One of the largest social and political uprisings since the 1979 revolution in Iran has died down for now. However, due to the very lasting structures which ignited the first round of the protests, in more than 75 cites all around Iran, it does not seem to wane. One can argue that it is only the beginning of an end – the prolonged end of what we know as the Islamic Republic, either by an uprising or by an implosion. Some noted the structural causes and political-economic effects of the recent protest perfectly, among them these two are well-articulated: ‘The Moral Economy of the Iranian Protests,’ ‘Causes behind Iran’s protests: A preliminary account.’ It is now worth noting their reception in the mass media and the concerted efforts to manipulate its true origin.
What we are witnessing now is a gridlocked systemic and systematic crisis. Systemic, for the whole system, in contrast to a particular part of it, suffers from a widespread endemic corruption that functions as a kernel in which the four-decades of socio-economic and political grievances are visible. Systematic, for the structural defects and problems cannot be solved or even fixed by minor modifications that serve only to defer any real transformation. It also means the whole system, including the so-called reformists and the conservatives, are responsible for the present predicament. To name but a few symptoms of the current crisis one could mention the stagflation, unfettered privatization, structural adjustment, deregulation, unemployment, ‘airpocalypse’, and all those policies having been imposed after the long Iran-Iraq war (1980-1988), the policies which could be articulated as the Iranian ‘accumulation by dispossession’ – a Master-Signifier to diverse signified.
It is indubitable that the economic grievances are the first and foremost drive for the recent protests. Indeed, the country’s economy seemed to be spinning out of control. Yet the economic, unlike the highly capitalist societies, has been inexorably tied to the political in the global south, as it was the case with the Greek crisis in 2015. The ‘elective affinity’ of capitalism in the so-called periphery societies provided the left with an opportunity to reject both the authoritarian governance and capitalism as a normative dispositif, and Iran is no exception in this regard, if not the exemplar of it par excellence. Almost all the problematics of the Islamic Republic is a distorted form of what we have seen on the global scene with simultaneous eccentric peculiarities that are coupled with a theocratic rule now in power. Ironically it seems, the government born out of 79 revolution started to constitute itself exactly at the beginning of Thatcherism and Reaganism. The long-life of the IR, thus, corresponds to the four-decades of neoliberal agenda. The enigma of Islamic Republic surviving four decades stems from the fact that, though isolated it has succeeded in finding itself amongst the global free-market as an exporter of raw materials and importer of goods and services. While being included in the system of globalized capital, owing to its oil reserves, it has been excluded from its presumed benefits. This exclusive inclusion, the ambivalent international status of the IR in relation to the forces of capital, led the commentators to hasty observations of how to understand its nature. It is from this perspective that one can see the kind of establishment which people are protesting against.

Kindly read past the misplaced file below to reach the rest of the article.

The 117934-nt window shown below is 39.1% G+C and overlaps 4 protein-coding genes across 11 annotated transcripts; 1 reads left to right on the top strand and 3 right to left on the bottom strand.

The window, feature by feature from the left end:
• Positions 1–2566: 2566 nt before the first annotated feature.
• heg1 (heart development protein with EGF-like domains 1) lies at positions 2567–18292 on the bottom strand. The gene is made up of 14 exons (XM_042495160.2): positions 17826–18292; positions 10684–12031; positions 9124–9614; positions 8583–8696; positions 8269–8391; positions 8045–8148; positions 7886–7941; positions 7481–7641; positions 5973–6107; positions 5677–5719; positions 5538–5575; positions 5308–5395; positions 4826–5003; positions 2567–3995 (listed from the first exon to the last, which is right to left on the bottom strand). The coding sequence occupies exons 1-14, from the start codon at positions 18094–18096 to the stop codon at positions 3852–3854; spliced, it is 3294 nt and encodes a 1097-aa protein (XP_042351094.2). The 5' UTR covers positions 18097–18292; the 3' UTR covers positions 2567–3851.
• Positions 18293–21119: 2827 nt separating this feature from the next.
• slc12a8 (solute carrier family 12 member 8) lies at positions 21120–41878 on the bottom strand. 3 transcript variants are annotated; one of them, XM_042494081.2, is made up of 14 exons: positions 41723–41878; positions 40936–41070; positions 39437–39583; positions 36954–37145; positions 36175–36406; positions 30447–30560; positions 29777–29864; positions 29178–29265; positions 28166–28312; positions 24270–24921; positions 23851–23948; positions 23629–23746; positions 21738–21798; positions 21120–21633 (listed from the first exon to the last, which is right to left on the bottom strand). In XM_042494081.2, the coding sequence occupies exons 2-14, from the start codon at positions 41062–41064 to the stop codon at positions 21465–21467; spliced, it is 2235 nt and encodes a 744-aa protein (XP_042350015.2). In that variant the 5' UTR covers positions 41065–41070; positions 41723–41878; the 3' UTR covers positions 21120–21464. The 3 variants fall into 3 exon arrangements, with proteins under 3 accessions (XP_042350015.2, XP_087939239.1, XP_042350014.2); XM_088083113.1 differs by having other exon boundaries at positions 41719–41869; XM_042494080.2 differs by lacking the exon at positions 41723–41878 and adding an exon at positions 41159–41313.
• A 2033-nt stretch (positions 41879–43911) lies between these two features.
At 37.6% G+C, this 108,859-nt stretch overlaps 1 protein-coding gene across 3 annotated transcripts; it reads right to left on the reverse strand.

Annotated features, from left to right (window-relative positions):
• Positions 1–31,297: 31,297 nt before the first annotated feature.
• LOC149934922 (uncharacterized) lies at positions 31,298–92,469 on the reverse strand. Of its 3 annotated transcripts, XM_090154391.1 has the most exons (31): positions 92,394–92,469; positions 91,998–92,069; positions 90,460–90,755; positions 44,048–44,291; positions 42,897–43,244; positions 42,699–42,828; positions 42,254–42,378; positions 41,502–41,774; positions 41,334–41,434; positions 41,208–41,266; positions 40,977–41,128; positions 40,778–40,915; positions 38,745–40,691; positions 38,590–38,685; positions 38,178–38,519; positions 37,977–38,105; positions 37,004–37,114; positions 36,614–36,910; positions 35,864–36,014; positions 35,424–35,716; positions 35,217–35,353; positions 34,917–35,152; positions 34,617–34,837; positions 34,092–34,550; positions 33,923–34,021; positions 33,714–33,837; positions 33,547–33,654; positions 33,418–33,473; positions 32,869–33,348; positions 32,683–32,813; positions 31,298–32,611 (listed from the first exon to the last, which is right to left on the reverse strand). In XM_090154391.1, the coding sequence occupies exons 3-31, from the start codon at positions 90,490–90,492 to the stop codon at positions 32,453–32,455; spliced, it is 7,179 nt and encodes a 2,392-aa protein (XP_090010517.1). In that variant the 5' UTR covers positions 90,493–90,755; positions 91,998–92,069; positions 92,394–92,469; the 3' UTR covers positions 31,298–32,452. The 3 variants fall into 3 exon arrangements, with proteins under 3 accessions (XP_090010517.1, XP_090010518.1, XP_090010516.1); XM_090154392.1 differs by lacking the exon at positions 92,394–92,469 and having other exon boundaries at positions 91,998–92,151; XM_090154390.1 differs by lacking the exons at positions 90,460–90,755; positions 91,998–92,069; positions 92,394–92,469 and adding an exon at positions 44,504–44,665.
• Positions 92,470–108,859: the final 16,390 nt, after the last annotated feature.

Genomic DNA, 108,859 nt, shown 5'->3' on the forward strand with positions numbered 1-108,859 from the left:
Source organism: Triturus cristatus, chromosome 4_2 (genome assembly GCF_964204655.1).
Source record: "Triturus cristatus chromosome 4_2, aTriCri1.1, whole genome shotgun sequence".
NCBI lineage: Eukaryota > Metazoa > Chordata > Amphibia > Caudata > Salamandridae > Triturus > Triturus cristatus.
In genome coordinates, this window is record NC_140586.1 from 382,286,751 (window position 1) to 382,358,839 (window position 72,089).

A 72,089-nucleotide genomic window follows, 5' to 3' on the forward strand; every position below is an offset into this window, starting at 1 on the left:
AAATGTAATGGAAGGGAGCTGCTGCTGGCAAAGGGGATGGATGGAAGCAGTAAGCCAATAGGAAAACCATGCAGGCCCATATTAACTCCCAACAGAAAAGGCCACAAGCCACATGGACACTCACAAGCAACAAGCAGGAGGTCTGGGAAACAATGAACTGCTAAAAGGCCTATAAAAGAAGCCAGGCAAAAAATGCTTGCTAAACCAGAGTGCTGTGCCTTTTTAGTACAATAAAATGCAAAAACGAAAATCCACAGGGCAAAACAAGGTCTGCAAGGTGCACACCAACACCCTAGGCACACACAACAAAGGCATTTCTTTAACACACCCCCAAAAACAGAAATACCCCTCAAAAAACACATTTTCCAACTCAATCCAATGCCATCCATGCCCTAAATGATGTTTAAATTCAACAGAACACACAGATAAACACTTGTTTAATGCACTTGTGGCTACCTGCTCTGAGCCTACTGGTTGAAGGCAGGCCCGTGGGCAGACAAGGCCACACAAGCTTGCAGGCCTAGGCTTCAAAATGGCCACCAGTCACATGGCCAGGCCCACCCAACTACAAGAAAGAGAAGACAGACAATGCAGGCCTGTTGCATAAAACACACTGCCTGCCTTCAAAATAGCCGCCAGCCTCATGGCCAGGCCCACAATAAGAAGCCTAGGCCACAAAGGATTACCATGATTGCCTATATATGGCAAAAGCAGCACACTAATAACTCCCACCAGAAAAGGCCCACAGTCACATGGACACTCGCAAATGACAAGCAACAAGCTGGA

Theatricality of Elections
The Islamic Republic is by no means a democracy even in the formal sense, rather a hybrid form of theocracy and plutocratic oligarchy with heavily-controlled elections. At the level of democratic procedures, it follows, frantically, the rules of the alleged democracy in the 21st century, with nearly one election biennially. Though rigged and opaque with strict filtration of the candidates, it observes the electoral game to its logical end, to the extent in which it has turned to a ritual in Iran with all its pre-post implications. This ritual involves a limited spurious choice ‘between the lesser of two evils’ – the reformists vis-à-vis the hardliners, in this case – giving the voter some sense of agency while preventing them from fulfilling their very agency. The point is how a theocratic Constitution along with an oligarchic ruling class dominated this formal democracy. Though radical democracy means going beyond parliamentarianism, not to mention the leftist criticism of democracy, both the term and its practice in the modern world, there is no democratic order proper in the conventional sense in the IR. It is a peculiar form of demo-theo-pluto-cracy which cannot be considered by its voter turnout – a rampant misunderstanding in the western media persuaded by pro-regime pundits in the US and Europe.
Mainstream and alternative media: forgetting Trump
In the aftermath of the wave of protests in Iran, the mass media in the Anglophone world has failed, intentionally or unwittingly, to depict it rightly. The mechanism in which the for-profit media tried to manipulate what happened in the streets of tens of cities all around the country, during ten days for the time being, consisted of two mega-categories. The first, to call into question the originality of the protests in Iran, the modus operandi operated by the mainstream media such as BBC, Aljazeera English, and others. The second, to repudiate their independent act of uprising by invoking to Trump’s unconditional support of Iran protests, in unfortunately alternative and liberal media such as Democracy Now and the Guardian.
To begin with, there is a semantic zero level of misreading any uprising in the mass media by calling it ‘unrest’, something which renders the order, constituted and preserved by the police, disorder. The sacred space of sovereignty predicated upon an order, an authoritative command, to keep the order, the arrangement of bodies and actions, in an appropriate way. Any political movement or uprising would consider in their eyes as a threat to order, in both senses of the term, thereby label it as ‘unrest’ which would cause disorder rather than reordering the very order of the things.